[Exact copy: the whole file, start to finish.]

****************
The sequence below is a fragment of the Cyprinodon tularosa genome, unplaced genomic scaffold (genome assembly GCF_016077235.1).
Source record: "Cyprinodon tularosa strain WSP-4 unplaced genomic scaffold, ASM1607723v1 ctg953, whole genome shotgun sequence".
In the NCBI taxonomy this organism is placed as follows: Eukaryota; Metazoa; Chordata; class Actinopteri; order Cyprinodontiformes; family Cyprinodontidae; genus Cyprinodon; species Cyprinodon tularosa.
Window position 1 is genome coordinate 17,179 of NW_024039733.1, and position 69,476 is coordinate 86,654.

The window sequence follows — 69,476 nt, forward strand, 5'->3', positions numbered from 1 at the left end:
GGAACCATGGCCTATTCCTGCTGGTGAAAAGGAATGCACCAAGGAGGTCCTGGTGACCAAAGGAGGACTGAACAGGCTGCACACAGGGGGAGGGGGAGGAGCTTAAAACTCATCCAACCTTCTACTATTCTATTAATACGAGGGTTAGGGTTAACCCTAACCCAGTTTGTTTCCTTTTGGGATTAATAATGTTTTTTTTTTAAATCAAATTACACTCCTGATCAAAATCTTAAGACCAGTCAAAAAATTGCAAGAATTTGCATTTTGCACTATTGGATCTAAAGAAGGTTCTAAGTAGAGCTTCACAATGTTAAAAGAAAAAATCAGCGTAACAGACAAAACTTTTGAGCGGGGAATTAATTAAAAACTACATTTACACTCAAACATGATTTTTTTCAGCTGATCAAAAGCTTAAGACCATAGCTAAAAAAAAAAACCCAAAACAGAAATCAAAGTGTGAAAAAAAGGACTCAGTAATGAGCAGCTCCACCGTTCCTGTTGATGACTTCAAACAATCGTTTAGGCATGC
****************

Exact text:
The sequence below is a fragment of the Cyprinodon tularosa genome, unplaced genomic scaffold (genome assembly GCF_016077235.1).
Source record: "Cyprinodon tularosa strain WSP-4 unplaced genomic scaffold, ASM1607723v1 ctg953, whole genome shotgun sequence".
In the NCBI taxonomy this organism is placed as follows: Eukaryota; Metazoa; Chordata; class Actinopteri; order Cyprinodontiformes; family Cyprinodontidae; genus Cyprinodon; species Cyprinodon tularosa.
Window position 1 is genome coordinate 17,179 of NW_024039733.1, and position 69,476 is coordinate 86,654.

The window sequence follows — 69,476 nt, forward strand, 5'->3', positions numbered from 1 at the left end:
GGAACCATGGCCTATTCCTGCTGGTGAAAAGGAATGCACCAAGGAGGTCCTGGTGACCAAAGGAGGACTGAACAGGCTGCACACAGGGGGAGGGGGAGGAGCTTAAAACTCATCCAACCTTCTACTATTCTATTAATACGAGGGTTAGGGTTAACCCTAACCCAGTTTGTTTCCTTTTGGGATTAATAATGTTTTTTTTTTAAATCAAATTACACTCCTGATCAAAATCTTAAGACCAGTCAAAAAATTGCAAGAATTTGCATTTTGCACTATTGGATCTAAAGAAGGTTCTAAGTAGAGCTTCACAATGTTAAAAGAAAAAATCAGCGTAACAGACAAAACTTTTGAGCGGGGAATTAATTAAAAACTACATTTACACTCAAACATGATTTTTTTCAGCTGATCAAAAGCTTAAGACCATAGCTAAAAAAAAAAACCCAAAACAGAAATCAAAGTGTGAAAAAAAGGACTCAGTAATGAGCAGCTCCACCGTTCCTGTTGATGACTTCAAACAATCGTTTAGGCATGC